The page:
Women in leadership
Women have always been natural leaders but there needs to be more recognition and support in place to nurture female leadership.
That was the overarching message from the panel of female leaders at Melbourne Business School’s Women and Management Dinner.
The 2017 dinner marked the 25th anniversary of the event, which was started by Professor Amanda Sinclair and alumna Catherine Walter AM, who was then doing her MBA at the School.
Catherine shared her experience with the audience of the great sacrifices and dedication needed while undertaking an MBA.
At the time, she and her husband were both studying their MBAs part-time, their two children were born 18 months apart and the couple were tasked with setting up the Melbourne office of law firm Clayton Utz.
Professor Amanda Sinclair, who co-authored the upcoming book Women Leading with former Victoria Police Chief Commissioner Christine Nixon, asked the panellists to share anecdotes and reflections about their experiences of being leaders and how to support women in the workplace.
She also shared her reasons for starting the dinner, with the support of Cathy Walter.
“We needed to take action to create support networks, to build opportunities for women as well as educate the rest of the school community about the value of having women and diversity in the classroom,” Amanda explained.
“I had to find my own path as a teacher, as a mentor and a supporter of students doing their MBA. So, I had to find that courage and capability to back my own values, my own interest, to back who I was as part of being an educator in that environment.”
Amanda also told the audience her reasons for writing her latest book.
Women have always done leadership. Across history, across generations, women have led,” Amanda said.
“They’ve disrupted the status quo. They’ve fought for change. They’ve fought to make communities stronger but it often hasn’t been given that label. In fact, it’s often been described as trouble making, it’s often been relegated as community work.
Part of the reason for writing the book was to reinstate that leadership and that we need to learn more from the way women have led. We need to learn more from the leadership of women.
Lisa Borden (MBA 1998) started her successful analysis and benchmarking firm CCI Consulting with fellow MBS alumna Andrea Murray in 2001. Lisa told the audience the story of when she and Andrea sold the company to ISG (Information Services Group) and after the ink had dried, quickly celebrated with a small champagne each before both women had to race off to after-hours family commitments.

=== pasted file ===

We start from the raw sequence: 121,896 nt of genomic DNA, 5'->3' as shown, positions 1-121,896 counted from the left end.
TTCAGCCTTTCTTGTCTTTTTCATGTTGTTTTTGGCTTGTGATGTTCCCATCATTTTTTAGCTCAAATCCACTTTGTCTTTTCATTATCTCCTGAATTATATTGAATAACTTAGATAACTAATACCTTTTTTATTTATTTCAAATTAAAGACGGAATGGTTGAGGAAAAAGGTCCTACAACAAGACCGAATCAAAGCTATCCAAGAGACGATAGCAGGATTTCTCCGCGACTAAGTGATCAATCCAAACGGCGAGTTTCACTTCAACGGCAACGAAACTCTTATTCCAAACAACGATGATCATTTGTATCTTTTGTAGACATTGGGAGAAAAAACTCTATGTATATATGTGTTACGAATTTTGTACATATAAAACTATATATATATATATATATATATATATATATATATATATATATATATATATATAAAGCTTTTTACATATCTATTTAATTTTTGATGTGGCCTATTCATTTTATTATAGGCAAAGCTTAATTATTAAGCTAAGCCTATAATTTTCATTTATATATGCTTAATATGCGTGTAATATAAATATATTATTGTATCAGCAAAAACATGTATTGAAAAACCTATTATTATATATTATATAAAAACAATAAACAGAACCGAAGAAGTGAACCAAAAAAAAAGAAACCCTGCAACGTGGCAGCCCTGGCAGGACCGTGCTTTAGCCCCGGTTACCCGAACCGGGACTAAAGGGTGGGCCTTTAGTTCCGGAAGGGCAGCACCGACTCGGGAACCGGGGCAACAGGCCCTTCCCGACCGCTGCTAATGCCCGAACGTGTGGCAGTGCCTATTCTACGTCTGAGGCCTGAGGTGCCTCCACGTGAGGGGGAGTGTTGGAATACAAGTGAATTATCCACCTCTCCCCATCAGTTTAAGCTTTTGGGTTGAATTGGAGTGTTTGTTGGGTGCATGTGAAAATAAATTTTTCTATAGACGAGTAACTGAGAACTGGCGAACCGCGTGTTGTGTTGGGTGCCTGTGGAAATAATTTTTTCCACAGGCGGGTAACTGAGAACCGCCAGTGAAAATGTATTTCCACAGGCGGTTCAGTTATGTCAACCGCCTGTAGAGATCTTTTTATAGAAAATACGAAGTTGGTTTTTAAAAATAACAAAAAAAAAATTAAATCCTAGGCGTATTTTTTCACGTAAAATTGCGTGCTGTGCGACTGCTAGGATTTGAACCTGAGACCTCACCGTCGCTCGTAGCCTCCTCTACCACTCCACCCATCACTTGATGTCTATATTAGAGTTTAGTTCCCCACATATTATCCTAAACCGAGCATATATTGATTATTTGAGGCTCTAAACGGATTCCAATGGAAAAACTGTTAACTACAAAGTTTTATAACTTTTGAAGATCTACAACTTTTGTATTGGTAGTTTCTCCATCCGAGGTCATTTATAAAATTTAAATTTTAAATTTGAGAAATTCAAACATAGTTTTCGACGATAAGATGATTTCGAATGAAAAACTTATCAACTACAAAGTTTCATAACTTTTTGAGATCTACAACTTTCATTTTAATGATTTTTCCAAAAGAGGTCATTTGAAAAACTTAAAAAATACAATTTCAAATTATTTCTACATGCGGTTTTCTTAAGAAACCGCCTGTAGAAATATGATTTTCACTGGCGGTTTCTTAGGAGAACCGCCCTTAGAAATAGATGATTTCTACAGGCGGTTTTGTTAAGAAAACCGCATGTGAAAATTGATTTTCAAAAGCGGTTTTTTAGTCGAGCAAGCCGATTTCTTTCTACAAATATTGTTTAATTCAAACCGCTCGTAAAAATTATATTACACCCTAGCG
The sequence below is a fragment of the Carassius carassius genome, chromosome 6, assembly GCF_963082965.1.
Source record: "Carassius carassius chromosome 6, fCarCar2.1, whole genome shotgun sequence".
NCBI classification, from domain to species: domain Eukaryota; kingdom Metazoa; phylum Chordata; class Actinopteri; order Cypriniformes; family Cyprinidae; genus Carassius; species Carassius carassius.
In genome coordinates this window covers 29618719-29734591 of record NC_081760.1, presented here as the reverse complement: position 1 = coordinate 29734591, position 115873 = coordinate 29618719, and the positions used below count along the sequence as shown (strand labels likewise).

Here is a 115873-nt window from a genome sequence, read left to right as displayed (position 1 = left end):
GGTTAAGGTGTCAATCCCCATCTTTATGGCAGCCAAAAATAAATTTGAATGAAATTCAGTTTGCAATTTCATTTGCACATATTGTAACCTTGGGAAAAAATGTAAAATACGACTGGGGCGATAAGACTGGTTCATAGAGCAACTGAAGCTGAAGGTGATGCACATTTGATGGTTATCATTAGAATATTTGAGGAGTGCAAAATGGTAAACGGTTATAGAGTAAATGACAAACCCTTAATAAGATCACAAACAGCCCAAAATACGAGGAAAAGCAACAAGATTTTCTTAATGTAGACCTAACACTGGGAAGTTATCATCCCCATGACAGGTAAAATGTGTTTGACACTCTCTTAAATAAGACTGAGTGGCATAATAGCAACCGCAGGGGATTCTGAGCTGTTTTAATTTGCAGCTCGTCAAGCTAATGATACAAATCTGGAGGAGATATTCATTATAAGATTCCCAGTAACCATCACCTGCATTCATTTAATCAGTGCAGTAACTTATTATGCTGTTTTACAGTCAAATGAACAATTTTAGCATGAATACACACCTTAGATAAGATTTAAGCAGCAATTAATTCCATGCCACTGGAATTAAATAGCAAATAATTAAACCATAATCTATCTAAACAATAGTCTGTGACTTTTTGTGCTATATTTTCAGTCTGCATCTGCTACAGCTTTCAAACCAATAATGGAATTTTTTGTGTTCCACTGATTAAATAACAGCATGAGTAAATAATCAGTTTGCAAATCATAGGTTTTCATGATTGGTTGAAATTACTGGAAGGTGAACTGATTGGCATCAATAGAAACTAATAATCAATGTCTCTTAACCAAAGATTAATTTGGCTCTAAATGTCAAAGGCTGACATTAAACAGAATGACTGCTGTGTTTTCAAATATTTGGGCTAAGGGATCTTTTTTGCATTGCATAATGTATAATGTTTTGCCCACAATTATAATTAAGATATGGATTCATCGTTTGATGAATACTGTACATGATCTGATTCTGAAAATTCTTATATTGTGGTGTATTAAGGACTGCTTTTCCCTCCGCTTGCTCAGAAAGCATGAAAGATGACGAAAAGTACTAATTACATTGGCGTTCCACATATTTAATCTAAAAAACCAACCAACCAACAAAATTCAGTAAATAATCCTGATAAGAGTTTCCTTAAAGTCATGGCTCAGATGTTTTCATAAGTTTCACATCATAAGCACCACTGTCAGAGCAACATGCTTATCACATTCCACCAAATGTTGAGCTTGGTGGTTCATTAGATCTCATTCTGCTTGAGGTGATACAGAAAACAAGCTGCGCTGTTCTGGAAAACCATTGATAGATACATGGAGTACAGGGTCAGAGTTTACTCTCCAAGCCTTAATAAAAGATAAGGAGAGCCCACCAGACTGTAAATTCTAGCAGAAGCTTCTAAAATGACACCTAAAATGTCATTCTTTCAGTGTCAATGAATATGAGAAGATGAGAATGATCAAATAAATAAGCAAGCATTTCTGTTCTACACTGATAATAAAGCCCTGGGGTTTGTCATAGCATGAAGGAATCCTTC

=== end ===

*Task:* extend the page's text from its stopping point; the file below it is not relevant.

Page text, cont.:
“We didn’t really stop to think that we were leading,” Lisa said and pointed to the analogy of the frog in boiling water to describe her experience where it dawned on her she was a leader.
Lisa thought as a community we were “losing the art of positive reinforcement of each other and the art of complimenting each other”.
She said she wanted to see a return of putting out positive messages to each other.
“It creates a better society and workplace,” Lisa said.
Christine Kilpatrick, who is a neurologist and before taking the helm at Melbourne Health was the CEO of the Royal Children’s Hospital, said she’d observed over her career that women were often reticent about their own skills.
Christine urged women to support each other and invest in themselves.
Rachel Bondi, Microsoft Australia’s Chief Marketing Officer and Chief Operating Officer organisations could provide a lot more infrastructure to create the conversations for women about leadership and work in general.
Rachel, who is back in Australia after many years working for the tech giant in the United States, said the technology sector was known for being one that could be better for representation of women and she was excited to be a female leader in the industry.
‘There is a great power in women in leadership,” Lisa said.
For this reason, Lisa said there needed to be the celebration and support to bolster women, including opportunities to network in more settings like the Women and Management dinner.
“Networking is hard. How do you demystify how to network?,” Rachel said.
More information on Melbourne Business School’s Women and Management Dinner.